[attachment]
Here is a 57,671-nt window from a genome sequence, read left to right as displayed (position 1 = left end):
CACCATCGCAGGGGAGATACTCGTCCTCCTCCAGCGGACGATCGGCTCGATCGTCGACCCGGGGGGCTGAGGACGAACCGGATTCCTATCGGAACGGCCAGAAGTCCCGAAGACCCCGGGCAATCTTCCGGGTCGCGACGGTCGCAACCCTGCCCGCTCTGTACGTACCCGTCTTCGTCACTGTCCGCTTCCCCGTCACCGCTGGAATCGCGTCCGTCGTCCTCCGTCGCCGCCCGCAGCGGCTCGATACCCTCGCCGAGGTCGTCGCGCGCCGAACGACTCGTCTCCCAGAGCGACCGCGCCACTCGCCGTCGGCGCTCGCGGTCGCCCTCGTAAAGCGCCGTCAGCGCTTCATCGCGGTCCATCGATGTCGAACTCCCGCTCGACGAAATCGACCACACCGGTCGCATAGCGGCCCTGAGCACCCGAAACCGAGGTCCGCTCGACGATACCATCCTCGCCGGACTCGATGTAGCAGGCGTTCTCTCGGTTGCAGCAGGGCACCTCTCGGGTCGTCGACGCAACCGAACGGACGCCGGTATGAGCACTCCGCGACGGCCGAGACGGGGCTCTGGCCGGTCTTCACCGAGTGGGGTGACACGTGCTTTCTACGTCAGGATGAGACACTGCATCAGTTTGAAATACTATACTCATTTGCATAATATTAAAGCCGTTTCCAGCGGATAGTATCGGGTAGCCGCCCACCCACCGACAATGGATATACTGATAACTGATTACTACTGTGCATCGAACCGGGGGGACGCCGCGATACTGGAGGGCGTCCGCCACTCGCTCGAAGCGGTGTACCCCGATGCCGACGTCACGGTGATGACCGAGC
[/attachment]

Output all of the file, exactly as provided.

Here is a 57,671-nt window from a genome sequence, read left to right as displayed (position 1 = left end):
CACCATCGCAGGGGAGATACTCGTCCTCCTCCAGCGGACGATCGGCTCGATCGTCGACCCGGGGGGCTGAGGACGAACCGGATTCCTATCGGAACGGCCAGAAGTCCCGAAGACCCCGGGCAATCTTCCGGGTCGCGACGGTCGCAACCCTGCCCGCTCTGTACGTACCCGTCTTCGTCACTGTCCGCTTCCCCGTCACCGCTGGAATCGCGTCCGTCGTCCTCCGTCGCCGCCCGCAGCGGCTCGATACCCTCGCCGAGGTCGTCGCGCGCCGAACGACTCGTCTCCCAGAGCGACCGCGCCACTCGCCGTCGGCGCTCGCGGTCGCCCTCGTAAAGCGCCGTCAGCGCTTCATCGCGGTCCATCGATGTCGAACTCCCGCTCGACGAAATCGACCACACCGGTCGCATAGCGGCCCTGAGCACCCGAAACCGAGGTCCGCTCGACGATACCATCCTCGCCGGACTCGATGTAGCAGGCGTTCTCTCGGTTGCAGCAGGGCACCTCTCGGGTCGTCGACGCAACCGAACGGACGCCGGTATGAGCACTCCGCGACGGCCGAGACGGGGCTCTGGCCGGTCTTCACCGAGTGGGGTGACACGTGCTTTCTACGTCAGGATGAGACACTGCATCAGTTTGAAATACTATACTCATTTGCATAATATTAAAGCCGTTTCCAGCGGATAGTATCGGGTAGCCGCCCACCCACCGACAATGGATATACTGATAACTGATTACTACTGTGCATCGAACCGGGGGGACGCCGCGATACTGGAGGGCGTCCGCCACTCGCTCGAAGCGGTGTACCCCGATGCCGACGTCACGGTGATGACCGAGC